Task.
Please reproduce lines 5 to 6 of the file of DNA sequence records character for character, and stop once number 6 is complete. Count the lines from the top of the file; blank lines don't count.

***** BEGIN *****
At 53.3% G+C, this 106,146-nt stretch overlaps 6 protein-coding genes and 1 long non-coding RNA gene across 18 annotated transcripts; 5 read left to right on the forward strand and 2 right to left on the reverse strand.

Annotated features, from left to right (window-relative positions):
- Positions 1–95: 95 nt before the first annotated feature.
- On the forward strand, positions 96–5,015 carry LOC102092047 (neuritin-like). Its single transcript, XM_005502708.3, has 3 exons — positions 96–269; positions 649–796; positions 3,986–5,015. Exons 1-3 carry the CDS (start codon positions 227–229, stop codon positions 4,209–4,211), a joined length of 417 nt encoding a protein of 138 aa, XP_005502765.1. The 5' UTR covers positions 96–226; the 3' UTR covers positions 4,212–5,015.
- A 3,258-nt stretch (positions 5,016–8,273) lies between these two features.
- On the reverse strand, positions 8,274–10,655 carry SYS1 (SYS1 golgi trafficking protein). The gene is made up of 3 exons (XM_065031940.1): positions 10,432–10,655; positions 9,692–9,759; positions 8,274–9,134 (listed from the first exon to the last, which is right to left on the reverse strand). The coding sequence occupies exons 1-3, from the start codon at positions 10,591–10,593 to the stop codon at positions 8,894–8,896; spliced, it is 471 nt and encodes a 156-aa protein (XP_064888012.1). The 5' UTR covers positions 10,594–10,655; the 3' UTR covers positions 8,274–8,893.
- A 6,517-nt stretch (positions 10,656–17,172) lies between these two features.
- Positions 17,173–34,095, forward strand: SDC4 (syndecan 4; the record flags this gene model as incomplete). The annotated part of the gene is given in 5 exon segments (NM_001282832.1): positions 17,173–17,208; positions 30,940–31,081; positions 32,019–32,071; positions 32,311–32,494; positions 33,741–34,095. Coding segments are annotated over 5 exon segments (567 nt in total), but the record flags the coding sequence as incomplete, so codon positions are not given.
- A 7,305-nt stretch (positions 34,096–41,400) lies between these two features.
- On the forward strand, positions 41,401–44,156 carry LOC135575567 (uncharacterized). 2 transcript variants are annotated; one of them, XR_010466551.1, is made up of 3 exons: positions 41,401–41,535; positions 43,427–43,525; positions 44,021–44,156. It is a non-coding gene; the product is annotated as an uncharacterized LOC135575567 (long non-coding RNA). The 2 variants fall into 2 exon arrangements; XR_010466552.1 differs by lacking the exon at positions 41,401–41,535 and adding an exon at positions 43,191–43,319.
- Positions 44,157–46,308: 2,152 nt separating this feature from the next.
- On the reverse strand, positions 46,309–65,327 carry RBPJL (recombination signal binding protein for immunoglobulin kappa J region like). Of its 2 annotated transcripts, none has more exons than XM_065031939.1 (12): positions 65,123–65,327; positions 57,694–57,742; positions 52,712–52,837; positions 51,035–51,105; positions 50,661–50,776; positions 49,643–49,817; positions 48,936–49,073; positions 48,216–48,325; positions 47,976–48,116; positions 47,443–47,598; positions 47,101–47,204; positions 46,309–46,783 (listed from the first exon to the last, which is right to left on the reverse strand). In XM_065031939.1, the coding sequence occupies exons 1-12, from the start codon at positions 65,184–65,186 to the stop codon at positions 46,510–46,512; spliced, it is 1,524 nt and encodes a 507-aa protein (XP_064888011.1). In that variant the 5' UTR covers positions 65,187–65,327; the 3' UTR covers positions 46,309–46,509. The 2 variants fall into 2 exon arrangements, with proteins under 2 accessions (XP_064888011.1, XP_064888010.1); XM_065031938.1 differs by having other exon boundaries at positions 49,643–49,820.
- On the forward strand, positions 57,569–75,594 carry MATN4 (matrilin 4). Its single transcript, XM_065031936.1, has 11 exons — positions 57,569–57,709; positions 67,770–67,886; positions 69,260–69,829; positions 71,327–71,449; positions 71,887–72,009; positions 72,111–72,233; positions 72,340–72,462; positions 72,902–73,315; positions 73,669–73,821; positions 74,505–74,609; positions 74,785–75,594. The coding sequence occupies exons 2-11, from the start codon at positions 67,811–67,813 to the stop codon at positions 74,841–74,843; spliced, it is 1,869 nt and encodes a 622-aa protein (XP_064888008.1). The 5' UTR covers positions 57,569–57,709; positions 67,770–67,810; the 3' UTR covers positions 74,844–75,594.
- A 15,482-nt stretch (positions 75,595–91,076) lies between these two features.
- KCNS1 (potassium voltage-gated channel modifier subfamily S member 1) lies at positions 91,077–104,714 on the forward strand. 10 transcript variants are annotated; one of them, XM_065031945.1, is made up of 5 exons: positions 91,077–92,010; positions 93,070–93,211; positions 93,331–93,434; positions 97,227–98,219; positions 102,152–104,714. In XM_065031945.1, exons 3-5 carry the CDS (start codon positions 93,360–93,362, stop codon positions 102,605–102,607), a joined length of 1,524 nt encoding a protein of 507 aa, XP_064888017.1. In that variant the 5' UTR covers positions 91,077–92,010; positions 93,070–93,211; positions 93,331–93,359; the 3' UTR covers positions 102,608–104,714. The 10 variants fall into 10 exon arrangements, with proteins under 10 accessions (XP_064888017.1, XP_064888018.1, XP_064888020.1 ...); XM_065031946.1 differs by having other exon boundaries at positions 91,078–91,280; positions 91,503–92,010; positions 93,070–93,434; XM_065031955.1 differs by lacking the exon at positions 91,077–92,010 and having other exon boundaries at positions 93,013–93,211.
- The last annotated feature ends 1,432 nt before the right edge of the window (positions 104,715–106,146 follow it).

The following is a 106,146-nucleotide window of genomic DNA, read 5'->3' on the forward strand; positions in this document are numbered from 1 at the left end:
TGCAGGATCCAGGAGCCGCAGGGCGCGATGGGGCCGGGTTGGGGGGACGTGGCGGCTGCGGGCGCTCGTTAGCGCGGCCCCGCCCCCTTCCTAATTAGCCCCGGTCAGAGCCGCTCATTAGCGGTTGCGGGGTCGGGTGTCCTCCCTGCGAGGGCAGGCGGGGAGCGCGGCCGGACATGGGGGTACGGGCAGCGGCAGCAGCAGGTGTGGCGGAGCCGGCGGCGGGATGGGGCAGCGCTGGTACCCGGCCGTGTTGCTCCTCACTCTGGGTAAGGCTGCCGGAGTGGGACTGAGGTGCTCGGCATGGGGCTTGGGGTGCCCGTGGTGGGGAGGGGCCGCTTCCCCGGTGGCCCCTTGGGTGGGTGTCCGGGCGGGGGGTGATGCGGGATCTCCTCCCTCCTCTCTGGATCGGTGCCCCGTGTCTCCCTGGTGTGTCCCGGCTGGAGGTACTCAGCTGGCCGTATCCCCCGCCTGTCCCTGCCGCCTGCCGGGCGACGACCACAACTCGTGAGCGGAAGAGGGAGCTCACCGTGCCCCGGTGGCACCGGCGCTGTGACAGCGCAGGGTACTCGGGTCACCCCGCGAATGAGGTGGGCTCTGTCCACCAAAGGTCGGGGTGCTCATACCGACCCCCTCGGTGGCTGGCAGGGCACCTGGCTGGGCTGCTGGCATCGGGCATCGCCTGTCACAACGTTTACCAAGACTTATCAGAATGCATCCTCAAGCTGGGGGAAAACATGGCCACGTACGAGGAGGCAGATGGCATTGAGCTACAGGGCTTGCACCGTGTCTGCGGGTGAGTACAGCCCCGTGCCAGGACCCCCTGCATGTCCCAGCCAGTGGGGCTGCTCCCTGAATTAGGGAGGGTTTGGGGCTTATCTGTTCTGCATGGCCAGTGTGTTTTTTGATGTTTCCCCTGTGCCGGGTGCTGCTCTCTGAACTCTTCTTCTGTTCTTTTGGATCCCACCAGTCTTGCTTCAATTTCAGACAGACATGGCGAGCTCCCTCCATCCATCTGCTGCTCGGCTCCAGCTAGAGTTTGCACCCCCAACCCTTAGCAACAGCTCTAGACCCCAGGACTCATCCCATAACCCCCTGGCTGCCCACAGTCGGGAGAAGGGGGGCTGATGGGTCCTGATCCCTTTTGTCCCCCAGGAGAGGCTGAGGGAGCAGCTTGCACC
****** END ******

- A 3,258-nt stretch (positions 5,016–8,273) lies between these two features.
- On the reverse strand, positions 8,274–10,655 carry SYS1 (SYS1 golgi trafficking protein). The gene is made up of 3 exons (XM_065031940.1): positions 10,432–10,655; positions 9,692–9,759; positions 8,274–9,134 (listed from the first exon to the last, which is right to left on the reverse strand). The coding sequence occupies exons 1-3, from the start codon at positions 10,591–10,593 to the stop codon at positions 8,894–8,896; spliced, it is 471 nt and encodes a 156-aa protein (XP_064888012.1). The 5' UTR covers positions 10,594–10,655; the 3' UTR covers positions 8,274–8,893.